My mother’s sister, my Tante Kathe, used to make Pflaumen Muss by roasting plums in the oven for hours, with some sugar and lemon juice.
Here’s a version inspired by her original cook, but using plums in jars.
This dish yields about 400 g of gooey goodness (not much left after starting with 2.1 kgs!), and takes about 3.5 hours to prepare, cook and put into jars.
Use it for a tart filling, or have it on toast or with latkes. I think a vegan coconut pastry that’s slightly less sweet or even a bit salty might make a good pairing.
- 3 x 700 g tins or jars whole plums in juice
- 3 tblsp brown sugar
- 3 star anise (optional)
- 5 cloves (optional)
- 4 strips of lemon rind (use a vegetable peeler) (optional)
- 1 tsp ground cardamon (optional)
- 2 lemons, juiced
- 30 ml cognac (at the end, if you like)
- Drain and pit the plums and put them into a heavy-based pot, on a high heat.
- Add the lemon juice, brown sugar and any of the optional spices.
- Boil the ingredients, and then keep the mix on a moderately high heat for about 40 minutes to start the reduction process. Stir every 5-10 minutes.
- Reduce the heat slightly so you have a slow bubble going on, and keep stirring now and again for another 2 and a bit hours. You’ll notice sticky plum puree forming on the bottom of the pot, so it’s good to move that around.
- Tip in a small measure of cognac if you like, about five minutes from the end of the cook.
- When the mixture resembles a thick puree (about 3.25 hrs after you started cooking it), you’re ready to put it into sterilised jars.
If you’re making scones, why not whip this jam up while the scones bake? It takes about 20 minutes and yields a small jar of compote-like jam. It’s velvety and luscious and gracefully lasts for week or two in the fridge. It’s easy to scale the recipe up, and it’s vegan friendly and gluten free.
5–6 stalks of rhubarb
1 punnet fresh strawberries, or one can of strawberries, drained
4 tbsp brown sugar
1 tbsp vanilla extract
Juice of 1 small lemon (and while you’re at it, zest the lemon rind and store it in the fridge for another use)
- Chop the rhubarb stalks into 1 cm lengths and place them in a medium-sized pot on a high heat. Add lemon juice and cook on high for about four minutes, stirring occasionally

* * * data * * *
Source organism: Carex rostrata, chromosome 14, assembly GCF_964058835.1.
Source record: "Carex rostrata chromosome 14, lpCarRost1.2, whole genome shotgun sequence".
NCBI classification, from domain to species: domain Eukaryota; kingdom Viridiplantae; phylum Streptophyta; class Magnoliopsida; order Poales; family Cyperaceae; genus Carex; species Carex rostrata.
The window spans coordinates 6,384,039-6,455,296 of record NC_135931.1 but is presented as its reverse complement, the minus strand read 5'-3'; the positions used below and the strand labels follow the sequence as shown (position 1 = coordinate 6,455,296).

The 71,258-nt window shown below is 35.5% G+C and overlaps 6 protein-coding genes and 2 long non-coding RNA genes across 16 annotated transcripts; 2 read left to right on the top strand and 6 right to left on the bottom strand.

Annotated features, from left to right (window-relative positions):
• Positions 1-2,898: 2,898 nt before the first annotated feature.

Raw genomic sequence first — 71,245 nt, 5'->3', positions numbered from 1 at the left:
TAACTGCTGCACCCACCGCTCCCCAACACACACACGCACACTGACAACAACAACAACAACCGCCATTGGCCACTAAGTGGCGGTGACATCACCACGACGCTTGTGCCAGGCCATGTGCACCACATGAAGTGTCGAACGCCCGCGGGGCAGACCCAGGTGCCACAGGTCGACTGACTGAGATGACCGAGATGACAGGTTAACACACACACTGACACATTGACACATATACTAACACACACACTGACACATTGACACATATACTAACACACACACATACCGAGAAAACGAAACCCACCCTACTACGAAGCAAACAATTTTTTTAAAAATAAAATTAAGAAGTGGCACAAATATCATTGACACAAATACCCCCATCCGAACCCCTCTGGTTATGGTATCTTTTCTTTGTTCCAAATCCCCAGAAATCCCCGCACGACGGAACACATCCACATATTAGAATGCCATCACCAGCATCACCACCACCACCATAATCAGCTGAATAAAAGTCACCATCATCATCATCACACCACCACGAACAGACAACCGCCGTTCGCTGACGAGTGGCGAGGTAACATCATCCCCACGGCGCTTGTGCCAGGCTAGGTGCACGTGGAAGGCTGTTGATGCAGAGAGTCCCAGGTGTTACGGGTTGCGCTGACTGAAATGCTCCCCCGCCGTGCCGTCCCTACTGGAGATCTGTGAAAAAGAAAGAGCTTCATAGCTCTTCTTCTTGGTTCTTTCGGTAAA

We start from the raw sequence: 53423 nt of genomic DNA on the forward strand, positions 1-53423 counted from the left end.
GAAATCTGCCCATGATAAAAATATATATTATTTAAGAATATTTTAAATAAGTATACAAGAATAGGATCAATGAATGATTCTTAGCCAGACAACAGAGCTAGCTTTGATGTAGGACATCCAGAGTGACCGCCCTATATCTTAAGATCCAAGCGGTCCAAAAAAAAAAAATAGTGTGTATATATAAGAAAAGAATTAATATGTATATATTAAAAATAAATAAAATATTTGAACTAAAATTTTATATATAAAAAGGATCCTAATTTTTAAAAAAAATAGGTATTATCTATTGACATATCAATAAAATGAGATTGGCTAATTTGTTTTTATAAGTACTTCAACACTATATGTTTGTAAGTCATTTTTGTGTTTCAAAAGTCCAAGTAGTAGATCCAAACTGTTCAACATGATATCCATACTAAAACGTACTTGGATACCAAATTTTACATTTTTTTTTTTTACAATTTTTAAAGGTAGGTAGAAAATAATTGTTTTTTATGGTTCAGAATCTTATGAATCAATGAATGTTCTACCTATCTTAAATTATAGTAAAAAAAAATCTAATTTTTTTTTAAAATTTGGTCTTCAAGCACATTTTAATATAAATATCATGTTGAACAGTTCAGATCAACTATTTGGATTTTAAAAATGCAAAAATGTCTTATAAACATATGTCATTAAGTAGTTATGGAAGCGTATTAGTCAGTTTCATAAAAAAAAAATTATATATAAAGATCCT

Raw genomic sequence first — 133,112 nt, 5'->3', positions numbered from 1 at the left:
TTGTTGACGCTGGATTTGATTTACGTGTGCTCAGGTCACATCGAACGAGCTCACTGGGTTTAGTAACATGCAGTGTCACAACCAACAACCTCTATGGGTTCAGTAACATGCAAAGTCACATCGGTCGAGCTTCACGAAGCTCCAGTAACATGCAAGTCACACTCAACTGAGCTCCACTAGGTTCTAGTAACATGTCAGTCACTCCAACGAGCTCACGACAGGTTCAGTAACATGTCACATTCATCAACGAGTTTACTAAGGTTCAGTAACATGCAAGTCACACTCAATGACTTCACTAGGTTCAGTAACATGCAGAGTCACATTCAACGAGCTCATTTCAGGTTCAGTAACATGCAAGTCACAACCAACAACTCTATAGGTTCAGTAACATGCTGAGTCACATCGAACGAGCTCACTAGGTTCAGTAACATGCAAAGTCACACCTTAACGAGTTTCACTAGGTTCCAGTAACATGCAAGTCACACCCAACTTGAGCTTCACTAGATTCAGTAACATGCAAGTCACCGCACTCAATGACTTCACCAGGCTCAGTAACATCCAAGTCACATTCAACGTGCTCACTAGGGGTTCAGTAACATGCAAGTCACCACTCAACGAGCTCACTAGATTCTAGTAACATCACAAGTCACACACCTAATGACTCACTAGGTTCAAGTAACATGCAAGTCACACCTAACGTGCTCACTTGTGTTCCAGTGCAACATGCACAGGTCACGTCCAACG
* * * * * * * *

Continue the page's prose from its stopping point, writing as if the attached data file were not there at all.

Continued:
- Turn the heat down to medium then add peeled, hulled and chopped strawberries (or tip the drained strawberries into the pot). Keep stirring. If you like, add a bit of lemon zest as well.
- Add the brown sugar and vanilla extract and stir. Continue to cook the jam on a medium heat until the mixture turns compote-like. If you used tinned strawberries, break the whole strawberries up with the wooden spoon.
- After about 20 minutes of cooking time, your jam is ready. Spoon it into a small jar for later, or tuck in right away.
This marzipan is super easy and quick. The ratio of almond meal to sugar is 4:1 so it’s not sickly. There’s not a candy thermometer in sight, nor is there any liquid glucose.
It’s vegan if you use vegan chocolate.
400 g almond meal
100 g pure icing sugar
1 lemon, juiced*
1/3 cup boiling water*
1 tsp almond essence*
Cognac to taste. I use more than 30 ml but less than 60 ml.
150 g melted dark chocolate (I’ve used Lindt dark chocolate with almond flakes, but you can use any chocolate you prefer.)
*The liquid you make up for one recipe actually does a double batch with some to spare.
- Empty the almond meal into a large bowl. Run your fingers through it to break down any clumps.
- Sieve icing sugar into the almond meal and mix it through with your hands.
- Mix boiling water, lemon juice and almond essence in a cup.
- Add a few tablespoons of the water mix to the dry ingredients and stir it through with a spoon. Keep adding water little-by-little until the mixture starts to come together. It becomes wet very quickly so if you want to add cognac, make sure the mix is crumbly – not a dough – but still beginning to stick together.
The end goal is to mix it into a pliable ball that you can cut into eighths and roll into logs with your hands. It becomes wet very quickly, so add the water mix a little at a time.
- If you’re adding cognac, do it now, then put your hands into the bowl to mix it into a ball.
- Dust a large wooden board or your bench top with icing sugar and place the marzipan ball onto the surface. Cut it into four, and then four again.
- Roll each portion into a log. You might find it useful to have a bowl of water on hand. When your hands get sticky, a bit of water on your hands helps when forming the logs. Dust more icing sugar onto your surface and onto the marzipan as you need to.
- Melt chocolate. I use a large plate with slightly raised sides over a small pot of boiling water. The larger the plate, the easier it will be to coat the marzipan.
- Place baking paper onto a flat oven tray.
- Coat marzipan logs, one-by-one, by rolling them in the melted chocolate. Guide them using two butter knives. Transfer the covered marzipan to the tray.
- Let the chocolate set then bag up the spoils, or chop a log into slices and serve it with some decent coffee. Enjoy!!